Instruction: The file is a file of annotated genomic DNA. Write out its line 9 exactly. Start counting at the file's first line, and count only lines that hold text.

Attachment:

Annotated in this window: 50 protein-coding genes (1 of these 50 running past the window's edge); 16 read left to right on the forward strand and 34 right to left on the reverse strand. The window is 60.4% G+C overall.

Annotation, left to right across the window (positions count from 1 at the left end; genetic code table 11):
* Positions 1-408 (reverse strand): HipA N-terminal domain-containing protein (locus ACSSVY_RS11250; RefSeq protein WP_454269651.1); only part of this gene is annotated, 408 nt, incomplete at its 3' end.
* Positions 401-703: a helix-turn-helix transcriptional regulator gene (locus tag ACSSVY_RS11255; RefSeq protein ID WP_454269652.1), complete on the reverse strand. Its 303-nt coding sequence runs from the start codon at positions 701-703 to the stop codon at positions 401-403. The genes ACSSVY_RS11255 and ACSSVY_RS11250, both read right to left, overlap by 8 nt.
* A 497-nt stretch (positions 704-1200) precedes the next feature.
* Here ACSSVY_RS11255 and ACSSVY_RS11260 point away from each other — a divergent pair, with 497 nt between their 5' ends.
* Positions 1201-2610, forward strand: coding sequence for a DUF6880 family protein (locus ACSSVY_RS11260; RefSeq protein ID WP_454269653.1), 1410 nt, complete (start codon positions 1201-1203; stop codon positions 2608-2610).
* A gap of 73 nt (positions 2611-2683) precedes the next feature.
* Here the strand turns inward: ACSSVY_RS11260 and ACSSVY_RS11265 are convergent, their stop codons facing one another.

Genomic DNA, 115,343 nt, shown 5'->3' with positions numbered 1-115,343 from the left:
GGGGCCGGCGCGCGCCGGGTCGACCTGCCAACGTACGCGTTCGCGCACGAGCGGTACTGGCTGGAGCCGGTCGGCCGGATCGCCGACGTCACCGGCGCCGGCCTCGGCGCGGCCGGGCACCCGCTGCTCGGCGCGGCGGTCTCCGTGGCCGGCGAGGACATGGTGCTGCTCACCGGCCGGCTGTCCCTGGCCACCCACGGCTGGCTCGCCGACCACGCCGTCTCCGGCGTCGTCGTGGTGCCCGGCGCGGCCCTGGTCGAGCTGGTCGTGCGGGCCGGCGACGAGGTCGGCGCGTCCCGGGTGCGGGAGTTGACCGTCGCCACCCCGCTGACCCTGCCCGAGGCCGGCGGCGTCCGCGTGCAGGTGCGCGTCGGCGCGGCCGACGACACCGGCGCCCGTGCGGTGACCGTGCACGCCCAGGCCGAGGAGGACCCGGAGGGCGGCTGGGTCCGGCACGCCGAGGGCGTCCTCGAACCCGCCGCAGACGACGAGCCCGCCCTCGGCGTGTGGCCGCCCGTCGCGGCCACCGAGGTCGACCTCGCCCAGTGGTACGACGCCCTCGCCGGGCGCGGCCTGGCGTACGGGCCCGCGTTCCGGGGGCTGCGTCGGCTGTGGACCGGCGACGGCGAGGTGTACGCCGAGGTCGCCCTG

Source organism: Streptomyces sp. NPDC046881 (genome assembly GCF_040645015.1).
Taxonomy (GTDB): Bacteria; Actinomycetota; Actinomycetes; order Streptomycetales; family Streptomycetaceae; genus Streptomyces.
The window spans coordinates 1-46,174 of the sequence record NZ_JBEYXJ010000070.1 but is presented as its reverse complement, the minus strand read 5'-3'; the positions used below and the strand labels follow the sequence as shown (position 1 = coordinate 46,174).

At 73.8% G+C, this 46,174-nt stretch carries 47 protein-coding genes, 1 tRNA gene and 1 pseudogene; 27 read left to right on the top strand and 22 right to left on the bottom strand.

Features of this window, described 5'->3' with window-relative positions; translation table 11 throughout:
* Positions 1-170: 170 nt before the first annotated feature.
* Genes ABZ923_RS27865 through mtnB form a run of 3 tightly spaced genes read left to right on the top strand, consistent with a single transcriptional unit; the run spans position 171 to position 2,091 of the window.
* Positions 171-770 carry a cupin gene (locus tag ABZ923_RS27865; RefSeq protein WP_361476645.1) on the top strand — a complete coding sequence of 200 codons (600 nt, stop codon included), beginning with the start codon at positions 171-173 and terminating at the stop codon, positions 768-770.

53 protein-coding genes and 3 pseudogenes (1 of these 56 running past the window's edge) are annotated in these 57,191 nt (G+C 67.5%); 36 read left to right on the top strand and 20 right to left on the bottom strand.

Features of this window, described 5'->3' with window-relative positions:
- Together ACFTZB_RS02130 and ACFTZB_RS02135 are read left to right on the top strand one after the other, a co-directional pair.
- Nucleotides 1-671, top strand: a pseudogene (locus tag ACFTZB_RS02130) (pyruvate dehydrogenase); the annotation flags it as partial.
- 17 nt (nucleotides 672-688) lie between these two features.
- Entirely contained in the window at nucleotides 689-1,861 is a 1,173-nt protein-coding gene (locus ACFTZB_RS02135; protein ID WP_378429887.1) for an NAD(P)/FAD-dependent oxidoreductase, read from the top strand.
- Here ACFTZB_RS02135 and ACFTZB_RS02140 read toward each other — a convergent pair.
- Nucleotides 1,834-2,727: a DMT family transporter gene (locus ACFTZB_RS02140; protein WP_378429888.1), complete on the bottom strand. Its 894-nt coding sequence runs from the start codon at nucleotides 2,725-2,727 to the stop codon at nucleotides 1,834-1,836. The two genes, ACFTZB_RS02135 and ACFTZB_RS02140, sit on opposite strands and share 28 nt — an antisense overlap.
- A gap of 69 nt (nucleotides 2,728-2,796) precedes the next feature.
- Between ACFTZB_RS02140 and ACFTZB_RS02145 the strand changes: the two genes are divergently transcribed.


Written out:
* Here the strand turns inward: ACSSVY_RS11260 and ACSSVY_RS11265 are convergent, their stop codons facing one another.